Because of these issues there have been calls to rethink Canada Day. After all, why celebrate the country when the country is built on such shameful actions that has made some many mistakes? Some communities are cancelling Canada Day celebrations, while others are planning alternative events to help incorporate victims of Residential Schools into Canada’s story.

So what is the answer? I think it lies in the concepts of Truth, reconciliation, and repentance.

Truth. This is the debate between history and the past (that I have discussed elsewhere). In a nutshell, history is “texts” about the past from a certain perspective. Texts can include writing of course but can also include any aspect of society (citation) including statues, memorials, and events like Canada Day. The past is the actual events that have happened and are being interpreted when doing history. History changes all the time as new perspectives create new interpretations but the past remains the same.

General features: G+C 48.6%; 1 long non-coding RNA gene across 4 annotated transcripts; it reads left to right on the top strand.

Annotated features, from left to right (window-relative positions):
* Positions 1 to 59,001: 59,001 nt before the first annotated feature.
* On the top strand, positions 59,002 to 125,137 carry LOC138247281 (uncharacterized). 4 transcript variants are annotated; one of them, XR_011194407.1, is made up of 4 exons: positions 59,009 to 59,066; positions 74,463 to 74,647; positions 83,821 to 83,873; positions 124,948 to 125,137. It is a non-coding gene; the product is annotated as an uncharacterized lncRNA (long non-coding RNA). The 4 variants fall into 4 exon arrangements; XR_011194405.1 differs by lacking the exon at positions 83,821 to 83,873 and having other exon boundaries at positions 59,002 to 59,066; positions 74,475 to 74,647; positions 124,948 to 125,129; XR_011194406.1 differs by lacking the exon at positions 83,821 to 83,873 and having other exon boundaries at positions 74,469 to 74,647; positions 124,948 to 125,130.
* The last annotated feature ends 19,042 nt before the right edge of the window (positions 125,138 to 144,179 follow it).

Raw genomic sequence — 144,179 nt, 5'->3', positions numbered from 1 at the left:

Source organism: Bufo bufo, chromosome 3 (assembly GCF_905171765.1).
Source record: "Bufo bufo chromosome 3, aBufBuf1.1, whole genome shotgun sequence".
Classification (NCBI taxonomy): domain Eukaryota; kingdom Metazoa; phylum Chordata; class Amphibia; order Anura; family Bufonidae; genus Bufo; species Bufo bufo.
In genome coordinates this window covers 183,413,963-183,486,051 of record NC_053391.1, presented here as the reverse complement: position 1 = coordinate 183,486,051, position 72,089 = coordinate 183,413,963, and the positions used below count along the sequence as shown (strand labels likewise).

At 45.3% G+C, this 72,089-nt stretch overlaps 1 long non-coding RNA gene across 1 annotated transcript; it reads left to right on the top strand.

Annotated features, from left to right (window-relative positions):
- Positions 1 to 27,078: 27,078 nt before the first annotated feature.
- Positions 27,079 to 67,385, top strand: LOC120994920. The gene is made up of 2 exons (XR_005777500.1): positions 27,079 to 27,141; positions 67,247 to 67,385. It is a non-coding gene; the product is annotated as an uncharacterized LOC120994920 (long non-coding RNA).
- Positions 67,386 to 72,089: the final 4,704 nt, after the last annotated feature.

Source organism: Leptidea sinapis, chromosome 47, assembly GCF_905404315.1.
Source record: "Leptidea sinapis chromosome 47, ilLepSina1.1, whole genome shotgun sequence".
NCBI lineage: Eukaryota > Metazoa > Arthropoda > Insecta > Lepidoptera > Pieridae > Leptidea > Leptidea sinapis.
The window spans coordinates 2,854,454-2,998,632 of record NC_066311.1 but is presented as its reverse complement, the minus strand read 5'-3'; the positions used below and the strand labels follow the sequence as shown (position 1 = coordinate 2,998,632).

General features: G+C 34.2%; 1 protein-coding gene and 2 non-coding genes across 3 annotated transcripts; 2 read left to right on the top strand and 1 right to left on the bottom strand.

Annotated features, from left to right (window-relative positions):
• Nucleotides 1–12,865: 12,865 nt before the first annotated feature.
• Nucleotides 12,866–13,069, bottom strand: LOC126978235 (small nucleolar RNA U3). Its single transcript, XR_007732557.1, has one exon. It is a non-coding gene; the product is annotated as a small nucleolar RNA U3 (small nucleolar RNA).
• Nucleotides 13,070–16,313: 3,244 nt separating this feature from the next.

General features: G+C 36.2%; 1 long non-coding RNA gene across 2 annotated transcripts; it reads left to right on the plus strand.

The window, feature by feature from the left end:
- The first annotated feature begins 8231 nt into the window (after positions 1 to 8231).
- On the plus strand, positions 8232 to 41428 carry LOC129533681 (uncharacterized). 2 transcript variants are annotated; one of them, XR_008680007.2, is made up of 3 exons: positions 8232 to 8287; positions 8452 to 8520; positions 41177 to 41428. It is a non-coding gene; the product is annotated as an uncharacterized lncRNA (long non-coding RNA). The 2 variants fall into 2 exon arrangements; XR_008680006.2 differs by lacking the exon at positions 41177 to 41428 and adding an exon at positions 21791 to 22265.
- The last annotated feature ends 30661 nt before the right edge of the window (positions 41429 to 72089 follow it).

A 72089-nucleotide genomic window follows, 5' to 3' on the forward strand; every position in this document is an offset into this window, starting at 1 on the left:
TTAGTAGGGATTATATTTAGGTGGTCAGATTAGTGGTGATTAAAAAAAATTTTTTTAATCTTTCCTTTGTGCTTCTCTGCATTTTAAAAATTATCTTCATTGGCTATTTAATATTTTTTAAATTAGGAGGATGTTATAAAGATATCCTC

Reconciliation, or restoring relationships, is supposed to be a major part of the church. After all, God has given the church the “ministry of reconciliation.” Relationships need to be restored people and God but relationships between people and other people also need restoration. The church has emphasised the first aspect throughout the years — and in many ways this emphasis may have led to the residential school disaster by ignoring God’s command to love our neighbour as we love ourselves — but hasn’t worked as hard on the restoration of interpersonal relationships. We haven’t been as good at this part as we could have been.

“What about forgiveness?” some may ask. Forgiveness does need to happen, as Matt Stovall, writing from a First Nations’ perspective, points out in his great FB post on this. However, forgiveness works best when it is coupled with repentance, which means the church, as the offending party, needs to repent and ask forgiveness.